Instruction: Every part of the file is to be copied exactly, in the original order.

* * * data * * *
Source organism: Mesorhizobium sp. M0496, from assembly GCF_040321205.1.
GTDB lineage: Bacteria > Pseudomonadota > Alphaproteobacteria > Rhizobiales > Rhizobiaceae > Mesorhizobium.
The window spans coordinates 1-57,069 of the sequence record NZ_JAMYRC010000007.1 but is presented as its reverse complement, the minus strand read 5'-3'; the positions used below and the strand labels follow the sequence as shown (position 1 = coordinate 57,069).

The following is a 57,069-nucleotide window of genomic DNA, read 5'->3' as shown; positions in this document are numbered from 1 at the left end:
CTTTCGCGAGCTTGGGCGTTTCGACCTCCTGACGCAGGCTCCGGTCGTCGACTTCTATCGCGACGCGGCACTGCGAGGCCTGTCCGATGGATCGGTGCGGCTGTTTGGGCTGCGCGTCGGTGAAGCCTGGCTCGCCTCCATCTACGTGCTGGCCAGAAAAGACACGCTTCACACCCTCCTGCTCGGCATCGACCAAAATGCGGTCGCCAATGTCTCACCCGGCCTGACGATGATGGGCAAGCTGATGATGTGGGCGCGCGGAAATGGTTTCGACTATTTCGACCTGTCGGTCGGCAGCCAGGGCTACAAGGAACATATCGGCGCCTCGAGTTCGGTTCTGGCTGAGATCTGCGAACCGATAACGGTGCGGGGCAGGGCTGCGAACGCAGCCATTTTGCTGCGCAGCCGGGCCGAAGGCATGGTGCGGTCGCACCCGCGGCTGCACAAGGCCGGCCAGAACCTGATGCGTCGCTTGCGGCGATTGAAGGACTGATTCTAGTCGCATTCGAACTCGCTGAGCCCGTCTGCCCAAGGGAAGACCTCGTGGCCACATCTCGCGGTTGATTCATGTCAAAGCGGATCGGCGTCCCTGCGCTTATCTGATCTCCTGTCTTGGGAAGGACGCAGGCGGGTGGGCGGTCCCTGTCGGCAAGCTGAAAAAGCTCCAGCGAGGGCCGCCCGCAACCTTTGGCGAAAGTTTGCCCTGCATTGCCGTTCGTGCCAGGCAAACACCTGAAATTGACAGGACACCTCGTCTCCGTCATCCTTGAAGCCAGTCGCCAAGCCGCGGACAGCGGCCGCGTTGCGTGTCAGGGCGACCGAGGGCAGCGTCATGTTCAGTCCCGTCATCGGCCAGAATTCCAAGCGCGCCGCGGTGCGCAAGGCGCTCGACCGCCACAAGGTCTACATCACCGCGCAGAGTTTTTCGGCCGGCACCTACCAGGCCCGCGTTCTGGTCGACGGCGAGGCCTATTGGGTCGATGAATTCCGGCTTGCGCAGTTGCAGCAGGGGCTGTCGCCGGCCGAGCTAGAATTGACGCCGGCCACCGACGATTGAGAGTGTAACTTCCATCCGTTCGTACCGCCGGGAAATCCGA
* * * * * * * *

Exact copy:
Source organism: Mesorhizobium sp. M0496, from assembly GCF_040321205.1.
GTDB lineage: Bacteria > Pseudomonadota > Alphaproteobacteria > Rhizobiales > Rhizobiaceae > Mesorhizobium.
The window spans coordinates 1-57,069 of the sequence record NZ_JAMYRC010000007.1 but is presented as its reverse complement, the minus strand read 5'-3'; the positions used below and the strand labels follow the sequence as shown (position 1 = coordinate 57,069).

The following is a 57,069-nucleotide window of genomic DNA, read 5'->3' as shown; positions in this document are numbered from 1 at the left end:
CTTTCGCGAGCTTGGGCGTTTCGACCTCCTGACGCAGGCTCCGGTCGTCGACTTCTATCGCGACGCGGCACTGCGAGGCCTGTCCGATGGATCGGTGCGGCTGTTTGGGCTGCGCGTCGGTGAAGCCTGGCTCGCCTCCATCTACGTGCTGGCCAGAAAAGACACGCTTCACACCCTCCTGCTCGGCATCGACCAAAATGCGGTCGCCAATGTCTCACCCGGCCTGACGATGATGGGCAAGCTGATGATGTGGGCGCGCGGAAATGGTTTCGACTATTTCGACCTGTCGGTCGGCAGCCAGGGCTACAAGGAACATATCGGCGCCTCGAGTTCGGTTCTGGCTGAGATCTGCGAACCGATAACGGTGCGGGGCAGGGCTGCGAACGCAGCCATTTTGCTGCGCAGCCGGGCCGAAGGCATGGTGCGGTCGCACCCGCGGCTGCACAAGGCCGGCCAGAACCTGATGCGTCGCTTGCGGCGATTGAAGGACTGATTCTAGTCGCATTCGAACTCGCTGAGCCCGTCTGCCCAAGGGAAGACCTCGTGGCCACATCTCGCGGTTGATTCATGTCAAAGCGGATCGGCGTCCCTGCGCTTATCTGATCTCCTGTCTTGGGAAGGACGCAGGCGGGTGGGCGGTCCCTGTCGGCAAGCTGAAAAAGCTCCAGCGAGGGCCGCCCGCAACCTTTGGCGAAAGTTTGCCCTGCATTGCCGTTCGTGCCAGGCAAACACCTGAAATTGACAGGACACCTCGTCTCCGTCATCCTTGAAGCCAGTCGCCAAGCCGCGGACAGCGGCCGCGTTGCGTGTCAGGGCGACCGAGGGCAGCGTCATGTTCAGTCCCGTCATCGGCCAGAATTCCAAGCGCGCCGCGGTGCGCAAGGCGCTCGACCGCCACAAGGTCTACATCACCGCGCAGAGTTTTTCGGCCGGCACCTACCAGGCCCGCGTTCTGGTCGACGGCGAGGCCTATTGGGTCGATGAATTCCGGCTTGCGCAGTTGCAGCAGGGGCTGTCGCCGGCCGAGCTAGAATTGACGCCGGCCACCGACGATTGAGAGTGTAACTTCCATCCGTTCGTACCGCCGGGAAATCCGA